Apple & # 39; s iPhone XS has a notch at the top of the screen where the front camera and sensors for unlocking face IDs are housed. The Galaxy S9 has no notch, but it has an edge at the top and bottom of the screen, with the camera on the front and sensors for iris scanning and face recognition above the screen. Samsung also has a fingerprint scanner on the back of the phone, while Apple has dumped the scanner.

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The screens of the Galaxy S9 and iPhone XS are not that different. Both are 5.8-inch OLED screens, although Samsung is Super AMOLED. The Galaxy S9 screen also has a sharp resolution of 2,960 x 1,440, making it an incredibly dense 570ppi. The Apple iPhone XS screen, on the other hand, is 2,436 x 1,125 for 458ppi.

While Samsung is ahead of the pixel division, Apple has a broader HDR support with an increase in dynamic range of 60%. The Galaxy S9 is certified for Mobile HDR Premium content, but does not support Dolby Vision. The iPhone XS supports both Dolby Vision and HDR10, the latter is an upgrade via the iPhone X supported by Dolby Vision.

On paper there are clear differences between the two screens. But in the real world you probably will not notice that much difference under the glass. Both look very handsome, with great contrast ratios. The most striking is Apple's screen and the elegantly curved display of Samsung along the sides.

3D Touch and a 120Hz touch-sensitive screen are distinctive features of the iPhone XS, but these are not important sales functions. The Galaxy S9 still feels sufficiently smooth swiping, and it is a 3D Touch-like operation, even if it does not use real pressure-sensitive technology.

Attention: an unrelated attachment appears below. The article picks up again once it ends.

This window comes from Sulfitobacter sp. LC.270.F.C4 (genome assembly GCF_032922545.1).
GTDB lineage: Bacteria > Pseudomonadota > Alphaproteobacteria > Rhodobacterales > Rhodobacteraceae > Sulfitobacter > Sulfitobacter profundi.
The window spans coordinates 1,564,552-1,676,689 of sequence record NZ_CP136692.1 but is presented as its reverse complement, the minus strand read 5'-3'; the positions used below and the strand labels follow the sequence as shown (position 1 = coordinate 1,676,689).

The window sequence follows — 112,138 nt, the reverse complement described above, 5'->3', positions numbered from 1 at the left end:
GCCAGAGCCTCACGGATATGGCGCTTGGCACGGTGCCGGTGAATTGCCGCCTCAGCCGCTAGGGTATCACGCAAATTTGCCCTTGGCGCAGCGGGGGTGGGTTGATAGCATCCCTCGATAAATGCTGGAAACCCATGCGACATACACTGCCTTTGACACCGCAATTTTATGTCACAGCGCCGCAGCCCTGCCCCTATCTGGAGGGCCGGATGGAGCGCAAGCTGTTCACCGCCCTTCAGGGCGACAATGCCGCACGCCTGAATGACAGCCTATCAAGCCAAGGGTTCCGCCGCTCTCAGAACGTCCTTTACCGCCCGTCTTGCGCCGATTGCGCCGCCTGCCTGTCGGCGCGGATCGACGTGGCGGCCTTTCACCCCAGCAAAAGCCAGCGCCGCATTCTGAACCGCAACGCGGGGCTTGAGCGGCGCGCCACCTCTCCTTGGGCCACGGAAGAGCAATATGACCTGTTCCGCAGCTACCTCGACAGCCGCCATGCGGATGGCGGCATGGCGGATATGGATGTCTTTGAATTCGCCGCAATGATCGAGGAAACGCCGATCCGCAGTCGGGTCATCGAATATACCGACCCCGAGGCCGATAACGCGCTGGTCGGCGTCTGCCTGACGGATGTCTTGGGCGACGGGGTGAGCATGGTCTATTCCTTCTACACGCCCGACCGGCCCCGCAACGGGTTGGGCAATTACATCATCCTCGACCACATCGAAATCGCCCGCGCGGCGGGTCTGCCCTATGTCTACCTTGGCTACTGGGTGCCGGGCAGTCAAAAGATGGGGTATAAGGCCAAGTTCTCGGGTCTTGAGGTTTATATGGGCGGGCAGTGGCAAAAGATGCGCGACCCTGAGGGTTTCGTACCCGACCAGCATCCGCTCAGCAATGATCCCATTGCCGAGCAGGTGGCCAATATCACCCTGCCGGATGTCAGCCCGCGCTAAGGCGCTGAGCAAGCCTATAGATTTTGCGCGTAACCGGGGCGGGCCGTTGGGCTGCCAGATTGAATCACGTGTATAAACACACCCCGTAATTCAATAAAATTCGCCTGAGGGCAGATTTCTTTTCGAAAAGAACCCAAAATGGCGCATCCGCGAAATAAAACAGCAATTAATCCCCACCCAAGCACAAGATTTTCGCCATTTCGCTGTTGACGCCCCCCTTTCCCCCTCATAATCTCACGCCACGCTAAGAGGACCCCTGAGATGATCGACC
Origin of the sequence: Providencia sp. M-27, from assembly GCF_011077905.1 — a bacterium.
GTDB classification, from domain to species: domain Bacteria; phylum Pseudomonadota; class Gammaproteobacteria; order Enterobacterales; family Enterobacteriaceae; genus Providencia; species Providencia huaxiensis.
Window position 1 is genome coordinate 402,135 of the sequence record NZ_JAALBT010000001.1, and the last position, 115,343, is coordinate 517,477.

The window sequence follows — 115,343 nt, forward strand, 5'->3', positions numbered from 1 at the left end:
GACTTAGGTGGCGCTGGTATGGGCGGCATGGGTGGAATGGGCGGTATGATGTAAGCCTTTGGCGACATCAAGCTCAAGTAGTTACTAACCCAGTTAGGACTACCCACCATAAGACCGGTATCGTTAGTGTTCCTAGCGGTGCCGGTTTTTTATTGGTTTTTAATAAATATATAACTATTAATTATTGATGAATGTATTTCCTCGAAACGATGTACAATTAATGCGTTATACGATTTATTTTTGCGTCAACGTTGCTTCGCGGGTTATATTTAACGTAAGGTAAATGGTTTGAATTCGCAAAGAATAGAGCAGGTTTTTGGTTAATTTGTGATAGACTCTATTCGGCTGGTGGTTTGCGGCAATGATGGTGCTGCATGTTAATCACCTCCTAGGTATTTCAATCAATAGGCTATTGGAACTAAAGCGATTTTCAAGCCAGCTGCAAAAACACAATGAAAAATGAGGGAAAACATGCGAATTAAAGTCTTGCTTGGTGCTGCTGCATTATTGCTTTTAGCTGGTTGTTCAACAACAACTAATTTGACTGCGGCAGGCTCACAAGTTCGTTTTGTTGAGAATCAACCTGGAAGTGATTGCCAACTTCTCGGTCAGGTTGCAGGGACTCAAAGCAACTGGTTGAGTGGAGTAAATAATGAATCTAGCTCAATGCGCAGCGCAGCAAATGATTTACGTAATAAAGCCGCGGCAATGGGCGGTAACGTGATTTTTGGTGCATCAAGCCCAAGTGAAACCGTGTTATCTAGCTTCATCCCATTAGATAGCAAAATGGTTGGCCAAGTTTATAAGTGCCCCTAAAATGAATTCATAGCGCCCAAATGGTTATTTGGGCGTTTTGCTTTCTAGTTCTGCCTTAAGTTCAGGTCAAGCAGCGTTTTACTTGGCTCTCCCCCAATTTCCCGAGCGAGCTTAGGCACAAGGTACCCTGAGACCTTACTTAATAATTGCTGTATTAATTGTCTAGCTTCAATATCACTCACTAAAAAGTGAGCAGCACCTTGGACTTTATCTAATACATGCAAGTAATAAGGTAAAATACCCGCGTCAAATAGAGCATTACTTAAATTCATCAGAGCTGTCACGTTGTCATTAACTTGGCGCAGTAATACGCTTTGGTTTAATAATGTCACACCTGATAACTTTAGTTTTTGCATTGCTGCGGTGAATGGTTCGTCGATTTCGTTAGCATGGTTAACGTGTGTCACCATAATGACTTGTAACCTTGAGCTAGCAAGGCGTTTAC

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OS and power

Here the iPhone XS and Galaxy S9 really let go. The iPhone XS runs iOS 12 on Apple's own A12 Bionic chipset, which introduces the Neural Engine for advanced photography, video and image processing. The Galaxy S9 runs Android 8.0 Oreo out of the box, but should see an update to Android 9.0 Pie early next year (probably around the same time that the Samsung Galaxy S10 is launched).

The Galaxy S9 works on a Snapdragon 845 chipset, which is great, but Apple has demonstrated the superior power of its custom chipsets and we expect the A12 Bionic to throw just about all smartphone set contests in the battle with which the gebenchmarkt. The Neural Engine will probably also benefit from AR applications. That said, both phones will feel incredibly fast and the preference of the operating system will play a big role in determining which phone your money is worth more.